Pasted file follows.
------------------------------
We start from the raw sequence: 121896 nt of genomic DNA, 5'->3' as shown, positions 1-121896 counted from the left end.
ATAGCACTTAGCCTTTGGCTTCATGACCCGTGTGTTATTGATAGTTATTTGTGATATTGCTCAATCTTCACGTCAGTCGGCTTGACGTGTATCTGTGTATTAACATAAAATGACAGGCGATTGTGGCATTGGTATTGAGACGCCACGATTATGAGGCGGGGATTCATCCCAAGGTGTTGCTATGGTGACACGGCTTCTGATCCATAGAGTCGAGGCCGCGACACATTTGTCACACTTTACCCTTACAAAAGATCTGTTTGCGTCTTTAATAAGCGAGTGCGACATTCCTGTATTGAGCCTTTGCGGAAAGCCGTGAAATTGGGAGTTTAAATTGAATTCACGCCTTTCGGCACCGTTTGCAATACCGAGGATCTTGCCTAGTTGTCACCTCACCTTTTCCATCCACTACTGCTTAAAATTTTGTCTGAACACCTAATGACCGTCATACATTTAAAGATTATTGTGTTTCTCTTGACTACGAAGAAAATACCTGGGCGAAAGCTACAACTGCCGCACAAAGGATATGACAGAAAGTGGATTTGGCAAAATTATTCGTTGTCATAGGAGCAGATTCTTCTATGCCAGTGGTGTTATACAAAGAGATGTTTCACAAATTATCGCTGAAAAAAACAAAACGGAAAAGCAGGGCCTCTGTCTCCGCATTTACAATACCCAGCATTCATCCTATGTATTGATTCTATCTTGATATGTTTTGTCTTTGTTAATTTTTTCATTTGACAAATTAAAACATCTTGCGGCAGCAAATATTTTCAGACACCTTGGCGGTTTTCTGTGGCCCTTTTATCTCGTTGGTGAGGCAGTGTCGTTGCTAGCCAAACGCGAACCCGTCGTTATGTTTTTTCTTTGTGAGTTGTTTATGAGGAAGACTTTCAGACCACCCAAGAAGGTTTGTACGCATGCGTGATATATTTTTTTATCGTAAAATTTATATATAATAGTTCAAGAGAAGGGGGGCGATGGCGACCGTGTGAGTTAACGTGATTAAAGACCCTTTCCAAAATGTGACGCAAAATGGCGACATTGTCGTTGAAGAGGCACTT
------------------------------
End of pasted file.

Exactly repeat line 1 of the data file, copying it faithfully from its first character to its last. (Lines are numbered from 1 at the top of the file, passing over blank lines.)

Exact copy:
We start from the raw sequence: 121896 nt of genomic DNA, 5'->3' as shown, positions 1-121896 counted from the left end.